The genre of contemporary jazz has taken many forms over the years, but its loyal fans have always stayed true to its roots. Lebron is one of those fans. It's only appropriate then that his style as an artist showcases the facets of smooth jazz that listeners love. Lebron was born into a family of musical talent, including his father who played the saxophone professionally as a way to pay for college. In other words, it's in his blood. Like most kids his age, he was exposed to popular instruments very early on, taking piano and guitar lessons for many years. But it wasn't until later that he would discover his true passion and voice in the saxophone.
He recalls, "I went to an Earl Klugh concert with my mom when I was 12 years old, really on accident because my dad had the tickets but couldn't make it that night, so I went. The sax player in his band blew me away, and I knew right then and there that's what I wanted to do. The way he expressed himself and the reaction he got from the audience. I was hooked." That may be an understatement. A true obsession was formed, and the next day Lebron grabbed an old tenor saxophone from his dad's closet and started teaching himself. He continues, "I had to show my parents I was serious about this". Needless to say he excelled quickly, and was soon playing at a level equal to his peers who began playing years earlier. Eventually, Lebron began studying with some of the most prestigious players in Arizona, namely the lead alto player for Frank Sinatra's band, Hugh Lovelady. This led to him being selected, by audition, to lead some of the top young jazz players in the state in the Young Sounds of Arizona big band by age 15. Since then, Lebron has continued to grow as a musician and drawn influences from many sources to help him develop his unique style. "Honestly, my main musical influences were singers" he admits. Artists such as Wanya Morris, Brian McKnight, Phil Perry and Will Downing all influenced his way of phrasing, expression, and soloing. Not to mention his saxophone influences, including Gerald Albright, Kirk Whalum, Everette Harp, Grover Washington Jr, and Boney James. To date, he has shared the stage with many of the genres modern icons, including Kirk Whalum, George Benson, and Grammy winning bass player Mel Brown.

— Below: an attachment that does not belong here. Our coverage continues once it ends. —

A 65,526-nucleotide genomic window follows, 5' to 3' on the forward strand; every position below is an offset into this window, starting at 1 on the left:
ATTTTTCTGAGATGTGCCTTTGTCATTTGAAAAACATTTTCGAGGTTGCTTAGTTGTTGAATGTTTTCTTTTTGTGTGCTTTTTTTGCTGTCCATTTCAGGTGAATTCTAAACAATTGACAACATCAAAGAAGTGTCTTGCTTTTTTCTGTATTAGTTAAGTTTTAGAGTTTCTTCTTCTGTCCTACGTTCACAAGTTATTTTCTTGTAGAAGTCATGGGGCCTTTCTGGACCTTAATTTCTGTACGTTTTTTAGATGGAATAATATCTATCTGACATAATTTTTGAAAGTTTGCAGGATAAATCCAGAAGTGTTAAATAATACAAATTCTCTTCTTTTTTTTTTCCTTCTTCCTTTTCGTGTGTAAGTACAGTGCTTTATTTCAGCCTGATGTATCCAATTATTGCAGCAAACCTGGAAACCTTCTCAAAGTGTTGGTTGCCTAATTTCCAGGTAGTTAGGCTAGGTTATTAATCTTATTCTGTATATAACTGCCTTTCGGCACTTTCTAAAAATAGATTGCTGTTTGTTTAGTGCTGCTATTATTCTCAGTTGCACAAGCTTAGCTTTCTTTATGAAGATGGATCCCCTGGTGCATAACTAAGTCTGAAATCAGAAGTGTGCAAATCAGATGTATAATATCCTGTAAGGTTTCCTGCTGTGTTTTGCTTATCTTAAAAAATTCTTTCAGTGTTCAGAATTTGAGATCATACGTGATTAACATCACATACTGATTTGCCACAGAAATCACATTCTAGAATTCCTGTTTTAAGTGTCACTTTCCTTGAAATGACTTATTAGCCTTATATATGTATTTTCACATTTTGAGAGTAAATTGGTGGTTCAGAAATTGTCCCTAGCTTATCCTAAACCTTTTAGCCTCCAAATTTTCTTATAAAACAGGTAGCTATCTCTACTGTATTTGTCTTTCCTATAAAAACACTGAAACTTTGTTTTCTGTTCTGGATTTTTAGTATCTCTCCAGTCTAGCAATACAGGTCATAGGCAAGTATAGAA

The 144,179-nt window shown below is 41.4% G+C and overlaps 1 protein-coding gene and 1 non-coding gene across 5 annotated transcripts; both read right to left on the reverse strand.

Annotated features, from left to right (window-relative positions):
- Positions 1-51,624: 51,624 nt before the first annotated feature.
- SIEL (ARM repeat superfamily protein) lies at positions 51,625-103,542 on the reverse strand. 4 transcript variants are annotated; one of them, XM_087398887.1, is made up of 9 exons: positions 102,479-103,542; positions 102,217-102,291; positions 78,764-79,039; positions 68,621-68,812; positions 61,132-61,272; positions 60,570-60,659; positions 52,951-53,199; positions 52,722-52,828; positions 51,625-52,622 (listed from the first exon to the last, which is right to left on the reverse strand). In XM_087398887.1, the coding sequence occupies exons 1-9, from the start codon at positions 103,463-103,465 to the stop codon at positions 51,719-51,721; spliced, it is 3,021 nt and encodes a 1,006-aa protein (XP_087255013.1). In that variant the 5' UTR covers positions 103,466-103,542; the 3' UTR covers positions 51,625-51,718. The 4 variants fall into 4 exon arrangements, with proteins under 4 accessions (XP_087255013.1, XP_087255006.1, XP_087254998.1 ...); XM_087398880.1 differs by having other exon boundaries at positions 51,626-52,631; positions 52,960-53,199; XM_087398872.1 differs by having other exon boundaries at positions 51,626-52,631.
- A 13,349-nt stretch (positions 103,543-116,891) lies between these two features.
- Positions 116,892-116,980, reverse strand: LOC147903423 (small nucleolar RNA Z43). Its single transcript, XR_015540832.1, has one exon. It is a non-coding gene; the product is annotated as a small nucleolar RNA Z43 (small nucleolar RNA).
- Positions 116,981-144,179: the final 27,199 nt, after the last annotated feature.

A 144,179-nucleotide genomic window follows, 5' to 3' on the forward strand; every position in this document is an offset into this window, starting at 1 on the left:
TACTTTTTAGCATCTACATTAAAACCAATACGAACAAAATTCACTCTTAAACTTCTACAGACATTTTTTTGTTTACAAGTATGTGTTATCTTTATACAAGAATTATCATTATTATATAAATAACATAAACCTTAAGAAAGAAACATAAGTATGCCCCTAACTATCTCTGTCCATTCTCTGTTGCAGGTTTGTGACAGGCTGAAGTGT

So how does Lebron describe his playing? He sums it up in one word, "Sound. It's all about the sound." What a gorgeous sound it is, as if mixing the emotion of an old soul with the refinement of a virtuoso. He adds, "To me, it's never been about playing a bunch of notes as fast as I can or being too technically complex. Sometimes all that's needed is the RIGHT note. I'm a strong believer that you can say more musically with less, just as long as it sounds vocal.” There’s no doubt that Lebron plays in a way that closely mimics the human voice. The saxophone by nature copies the tonality, pitches and bends that only the vocal cords can produce. It seems only natural then, that an artist such as Lebron would use this tool as a weapon for touching lives. He delivers emotional performances that leave his audiences feeling exactly what he wants them to feel. He explains, "I want people to leave my shows feeling better than they did before they arrived. If I play a love song, I want them to feel the love. If I cry through my horn, I want them to cry with me." Yes, the purpose of art is to emote a physical response deep down inside. While this response is different for everyone, it’s presence is undeniable. Music is such an art, and Lebron is one of it’s finest mediums.